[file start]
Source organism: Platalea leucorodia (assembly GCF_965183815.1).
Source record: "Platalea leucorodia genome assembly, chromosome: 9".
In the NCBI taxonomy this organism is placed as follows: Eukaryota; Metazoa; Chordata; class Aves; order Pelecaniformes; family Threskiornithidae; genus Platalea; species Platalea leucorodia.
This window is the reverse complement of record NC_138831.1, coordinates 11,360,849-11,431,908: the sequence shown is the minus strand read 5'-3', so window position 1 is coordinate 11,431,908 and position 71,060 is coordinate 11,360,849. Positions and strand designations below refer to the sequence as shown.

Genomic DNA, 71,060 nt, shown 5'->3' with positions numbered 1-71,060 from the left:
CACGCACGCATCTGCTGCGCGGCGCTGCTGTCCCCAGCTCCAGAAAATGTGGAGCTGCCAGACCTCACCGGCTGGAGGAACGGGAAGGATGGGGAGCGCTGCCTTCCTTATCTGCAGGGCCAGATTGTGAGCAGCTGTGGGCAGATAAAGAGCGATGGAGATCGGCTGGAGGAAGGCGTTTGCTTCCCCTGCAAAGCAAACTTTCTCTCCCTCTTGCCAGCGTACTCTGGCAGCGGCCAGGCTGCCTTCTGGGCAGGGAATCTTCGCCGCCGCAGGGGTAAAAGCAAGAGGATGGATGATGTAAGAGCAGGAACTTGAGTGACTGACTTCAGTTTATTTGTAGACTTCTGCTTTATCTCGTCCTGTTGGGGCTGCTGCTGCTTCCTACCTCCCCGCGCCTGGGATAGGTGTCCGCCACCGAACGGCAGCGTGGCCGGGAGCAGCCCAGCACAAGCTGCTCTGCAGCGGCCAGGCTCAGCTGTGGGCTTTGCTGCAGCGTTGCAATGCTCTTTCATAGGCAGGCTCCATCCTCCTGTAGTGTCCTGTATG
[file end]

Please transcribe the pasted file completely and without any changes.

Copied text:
Source organism: Platalea leucorodia (assembly GCF_965183815.1).
Source record: "Platalea leucorodia genome assembly, chromosome: 9".
In the NCBI taxonomy this organism is placed as follows: Eukaryota; Metazoa; Chordata; class Aves; order Pelecaniformes; family Threskiornithidae; genus Platalea; species Platalea leucorodia.
This window is the reverse complement of record NC_138831.1, coordinates 11,360,849-11,431,908: the sequence shown is the minus strand read 5'-3', so window position 1 is coordinate 11,431,908 and position 71,060 is coordinate 11,360,849. Positions and strand designations below refer to the sequence as shown.

Genomic DNA, 71,060 nt, shown 5'->3' with positions numbered 1-71,060 from the left:
CACGCACGCATCTGCTGCGCGGCGCTGCTGTCCCCAGCTCCAGAAAATGTGGAGCTGCCAGACCTCACCGGCTGGAGGAACGGGAAGGATGGGGAGCGCTGCCTTCCTTATCTGCAGGGCCAGATTGTGAGCAGCTGTGGGCAGATAAAGAGCGATGGAGATCGGCTGGAGGAAGGCGTTTGCTTCCCCTGCAAAGCAAACTTTCTCTCCCTCTTGCCAGCGTACTCTGGCAGCGGCCAGGCTGCCTTCTGGGCAGGGAATCTTCGCCGCCGCAGGGGTAAAAGCAAGAGGATGGATGATGTAAGAGCAGGAACTTGAGTGACTGACTTCAGTTTATTTGTAGACTTCTGCTTTATCTCGTCCTGTTGGGGCTGCTGCTGCTTCCTACCTCCCCGCGCCTGGGATAGGTGTCCGCCACCGAACGGCAGCGTGGCCGGGAGCAGCCCAGCACAAGCTGCTCTGCAGCGGCCAGGCTCAGCTGTGGGCTTTGCTGCAGCGTTGCAATGCTCTTTCATAGGCAGGCTCCATCCTCCTGTAGTGTCCTGTATG